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Scottish Journal of Geology

Although published only since 1965, the Scottish Journal of Geology has a long pedigree. It is the joint publication of the Geological Society of Glasgow and the Edinburgh Geological Society, which prior to 1965 published separate Transactions: from 1860 in the case of Glasgow and 1863 for Edinburgh.

The Scottish Journal of Geology (SJG) is available online via the Lyell Collection. Please see subscription rates for access entitlements.

Traditionally, the Journal has acted as the focus for papers on all aspects of Scottish geology and its contiguous areas, including the surrounding seas. The publication policy has always been outward looking, with the Editors encouraging review papers and papers on broader aspects of the earth sciences that cannot be discussed solely in terms of Scottish geology.

The diverse geology of Scotland continues to provide an important natural laboratory for the study of earth sciences; many seminal studies in geology have been carried out on Scottish rocks, and over the years the results of much of this work had been published in the Journal and its predecessors.

The Journal fully deserves its high reputation worldwide and intends to maintain its status in the front rank of publications in the earth sciences.

The Journal is abstracted and/or indexed in:

  • Current Contents
  • Science Citation Index
  • GeoArchive, Geobase
  • Petroleum Abstracts
  • Geological Abstracts
  • Mineralogical Abstracts
  • IBZ/IBR


2019 Special Issue for Early Career Research

A Special Issue of Scottish Journal of Geology will celebrate the contribution to knowledge of early-career researchers. We invite high-quality papers for publication in 2019 on any aspect of Scottish geology and geomorphology, and international papers from Scottish-based researchers.

We welcome submissions based on MSc, PhD and postdoctoral research, and from geologists within five years of their first professional appointment. Types of contribution may include:

  • Original research papers,
  • Short communications,
  • Review papers offering new perspectives.

The submission must have an Early Career author either as single or lead author. Deadline for submission is 1 March 2019

For more information see: www.geolsoc.org.uk/sjg-authorinfo/earlycareer


Recent Highlights

Site selection of small round holes in crinoid pluricolumnals, Trearne Quarry SSSI (Mississippian, Lower Carboniferous), north Ayrshire, UK

By Stephen K. Donovan and Gary Hoare

Small round holes, Oichnus Bromley, are a locally common feature of crinoid pluricolumnals in the Mississippian of the British Isles. Numerous examples have been found from mudrocks in the Brigantian (Mississippian) Blackhall Limestone, Lower Limestone Formation, at Trearne Quarry, near Beith, north Ayrshire, all assigned to Oichnus simplex Bromley. These trace fossils are typically associated with growth deformities of the pluricolumnals, which are commonly swollen and more rarely grew a lip around the pit. Oichnus simplex is commonly centred on a columnal latus and adjacent sutures between columnals are deflected towards it. More rarely, pits are centred on the sutures between columnals. The O. simplex borings are interpreted as domiciles developed in live crinoids by an indeterminate, unmineralized invertebrate. The pluricolumnals are similar and are presumed to be derived from a single species, perhaps the poteriocrinine cladid Ureocrinus bockshii (Geinitz), the only nominal crinoid recorded from this site.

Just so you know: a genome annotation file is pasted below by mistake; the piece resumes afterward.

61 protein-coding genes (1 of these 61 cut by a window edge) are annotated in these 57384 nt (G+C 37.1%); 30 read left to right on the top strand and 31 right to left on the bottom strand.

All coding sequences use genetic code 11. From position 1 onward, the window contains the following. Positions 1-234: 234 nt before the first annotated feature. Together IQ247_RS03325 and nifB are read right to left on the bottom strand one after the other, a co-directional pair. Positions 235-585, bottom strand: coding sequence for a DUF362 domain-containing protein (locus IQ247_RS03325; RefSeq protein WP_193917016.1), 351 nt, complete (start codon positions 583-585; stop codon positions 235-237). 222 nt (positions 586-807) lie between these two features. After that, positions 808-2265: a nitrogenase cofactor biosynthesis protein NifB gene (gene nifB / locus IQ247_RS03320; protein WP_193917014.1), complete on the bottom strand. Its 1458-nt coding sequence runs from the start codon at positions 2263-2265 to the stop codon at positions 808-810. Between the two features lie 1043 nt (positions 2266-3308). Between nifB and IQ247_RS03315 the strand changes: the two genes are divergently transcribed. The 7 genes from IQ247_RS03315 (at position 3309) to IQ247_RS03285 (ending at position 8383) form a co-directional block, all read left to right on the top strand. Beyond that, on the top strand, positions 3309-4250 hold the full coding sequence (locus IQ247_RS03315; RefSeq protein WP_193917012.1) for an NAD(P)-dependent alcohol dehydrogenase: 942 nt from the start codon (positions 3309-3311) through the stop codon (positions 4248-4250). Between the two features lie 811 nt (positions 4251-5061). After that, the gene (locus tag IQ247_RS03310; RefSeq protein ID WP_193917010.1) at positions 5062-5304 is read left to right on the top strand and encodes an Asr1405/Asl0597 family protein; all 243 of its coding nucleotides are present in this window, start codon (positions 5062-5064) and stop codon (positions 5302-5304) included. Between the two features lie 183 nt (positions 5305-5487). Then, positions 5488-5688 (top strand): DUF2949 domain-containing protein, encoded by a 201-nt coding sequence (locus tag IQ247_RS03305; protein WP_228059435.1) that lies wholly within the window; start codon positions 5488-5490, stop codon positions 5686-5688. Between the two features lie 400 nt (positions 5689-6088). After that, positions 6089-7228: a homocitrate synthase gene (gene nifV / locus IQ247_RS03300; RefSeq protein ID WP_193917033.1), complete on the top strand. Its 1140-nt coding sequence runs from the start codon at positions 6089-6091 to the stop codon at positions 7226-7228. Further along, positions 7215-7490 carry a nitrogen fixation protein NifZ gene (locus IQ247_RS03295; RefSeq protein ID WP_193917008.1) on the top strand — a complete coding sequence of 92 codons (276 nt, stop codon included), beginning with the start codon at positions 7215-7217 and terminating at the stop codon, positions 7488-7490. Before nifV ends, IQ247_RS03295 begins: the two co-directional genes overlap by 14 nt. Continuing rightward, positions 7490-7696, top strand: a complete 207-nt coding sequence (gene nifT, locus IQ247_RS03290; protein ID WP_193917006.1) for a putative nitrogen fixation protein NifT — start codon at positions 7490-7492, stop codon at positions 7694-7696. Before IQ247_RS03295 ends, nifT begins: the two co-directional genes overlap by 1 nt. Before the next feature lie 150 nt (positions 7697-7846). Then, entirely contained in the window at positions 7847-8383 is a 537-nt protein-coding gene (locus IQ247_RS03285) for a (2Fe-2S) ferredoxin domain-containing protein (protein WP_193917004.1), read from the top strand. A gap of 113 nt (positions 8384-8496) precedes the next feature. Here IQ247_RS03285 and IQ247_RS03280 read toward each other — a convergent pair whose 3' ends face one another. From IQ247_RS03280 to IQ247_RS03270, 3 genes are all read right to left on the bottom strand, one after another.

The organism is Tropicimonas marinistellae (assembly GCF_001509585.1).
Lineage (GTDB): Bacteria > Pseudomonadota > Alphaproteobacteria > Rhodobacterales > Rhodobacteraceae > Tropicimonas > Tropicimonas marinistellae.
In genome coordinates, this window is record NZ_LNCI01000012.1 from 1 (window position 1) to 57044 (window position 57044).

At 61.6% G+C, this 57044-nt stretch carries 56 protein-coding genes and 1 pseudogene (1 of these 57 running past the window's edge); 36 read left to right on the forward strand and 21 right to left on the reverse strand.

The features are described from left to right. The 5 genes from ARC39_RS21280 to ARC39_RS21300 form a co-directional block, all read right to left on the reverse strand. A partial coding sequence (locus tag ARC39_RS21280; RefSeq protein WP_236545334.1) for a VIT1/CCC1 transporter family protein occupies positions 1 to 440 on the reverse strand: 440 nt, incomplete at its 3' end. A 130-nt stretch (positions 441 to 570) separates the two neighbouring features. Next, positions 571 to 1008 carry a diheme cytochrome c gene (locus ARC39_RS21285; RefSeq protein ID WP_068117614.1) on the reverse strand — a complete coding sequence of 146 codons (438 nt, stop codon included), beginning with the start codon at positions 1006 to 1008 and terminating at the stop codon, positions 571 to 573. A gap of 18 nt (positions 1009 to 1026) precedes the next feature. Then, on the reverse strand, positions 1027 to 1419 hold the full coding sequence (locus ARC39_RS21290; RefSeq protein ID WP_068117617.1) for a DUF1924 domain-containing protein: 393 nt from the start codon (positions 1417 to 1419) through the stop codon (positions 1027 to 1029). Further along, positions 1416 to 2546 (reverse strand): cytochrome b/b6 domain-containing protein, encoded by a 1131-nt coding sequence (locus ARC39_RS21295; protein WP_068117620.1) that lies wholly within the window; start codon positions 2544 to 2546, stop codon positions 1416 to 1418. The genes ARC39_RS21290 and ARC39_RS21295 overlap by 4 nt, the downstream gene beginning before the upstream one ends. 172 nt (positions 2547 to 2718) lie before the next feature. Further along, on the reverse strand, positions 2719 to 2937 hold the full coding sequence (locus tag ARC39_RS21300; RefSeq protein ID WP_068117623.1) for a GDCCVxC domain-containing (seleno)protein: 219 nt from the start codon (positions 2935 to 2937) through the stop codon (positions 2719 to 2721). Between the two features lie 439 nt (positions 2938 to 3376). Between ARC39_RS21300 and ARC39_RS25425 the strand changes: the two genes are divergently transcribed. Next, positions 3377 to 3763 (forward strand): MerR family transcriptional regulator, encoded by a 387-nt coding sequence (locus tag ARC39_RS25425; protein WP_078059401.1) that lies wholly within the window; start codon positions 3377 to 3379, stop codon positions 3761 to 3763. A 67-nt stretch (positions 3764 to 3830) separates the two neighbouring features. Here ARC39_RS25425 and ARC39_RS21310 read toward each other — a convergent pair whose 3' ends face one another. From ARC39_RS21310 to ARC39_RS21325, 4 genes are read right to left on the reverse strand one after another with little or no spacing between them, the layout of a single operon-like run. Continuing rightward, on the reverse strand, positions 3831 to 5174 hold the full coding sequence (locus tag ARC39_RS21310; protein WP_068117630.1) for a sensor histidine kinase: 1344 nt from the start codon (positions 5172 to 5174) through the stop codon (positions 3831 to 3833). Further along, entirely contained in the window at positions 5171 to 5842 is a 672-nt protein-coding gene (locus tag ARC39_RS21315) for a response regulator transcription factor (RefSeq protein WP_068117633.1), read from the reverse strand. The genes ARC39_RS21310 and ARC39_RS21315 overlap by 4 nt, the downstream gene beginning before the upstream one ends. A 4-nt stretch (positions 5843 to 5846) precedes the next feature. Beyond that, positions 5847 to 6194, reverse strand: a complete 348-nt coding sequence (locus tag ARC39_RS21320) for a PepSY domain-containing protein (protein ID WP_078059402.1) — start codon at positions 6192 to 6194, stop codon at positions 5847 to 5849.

Read the full paper in the Lyell Collection

 

Response of Middle Jurassic shallow-marine environments to syn-depositional block tilting: Isles of Skye and Raasay, NW Scotland

By Stuart G. Archer, Ronald J. Steel, Donatella Mellere, Stuart Blackwood and Brian Cullen

The Hebridean Province of NW Scotland provides insight into the interaction between tectonics and shallow-marine and tidal strait depositional environments in the Sea of the Hebrides and Inner Hebrides basins. The study tests the influence of syn-depositional block tilting on gross thickness, sand to mud ratio and the distribution of shallow-marine facies in the resulting succession. New Middle Jurassic palaeogeographical maps and stratigraphic correlations are presented that integrate both outcrop and well data and illustrate the evolution of the deltaic sedimentary system in a broad, semi-regional context.

Results show that distance from the sediment entry point and the syn-rift tectonic geomorphology were the critical controls on gross thickness, sand to mud ratios and facies types. The impact of relative sea-level change is hard to detect in locations proximal to the Scottish hinterland, where sediment supply was large relative to accommodation (Ss > Ac), but becomes more influential in distal locations where eustasy and tectonic subsidence convolved to increase the influence of accommodation over sediment supply (Ac > Ss).

Read the full paper in the Lyell Collection

SJG Online

The Lyell Collection

Access the Scottish Journal of Geology (SJG) in the Lyell Collection

Journal Metrics

  • Impact Factor: 0.897
  • 5yr IF: 0.859
  • SJR: 0.536
  • SNIP: 0.610

Information on Metrics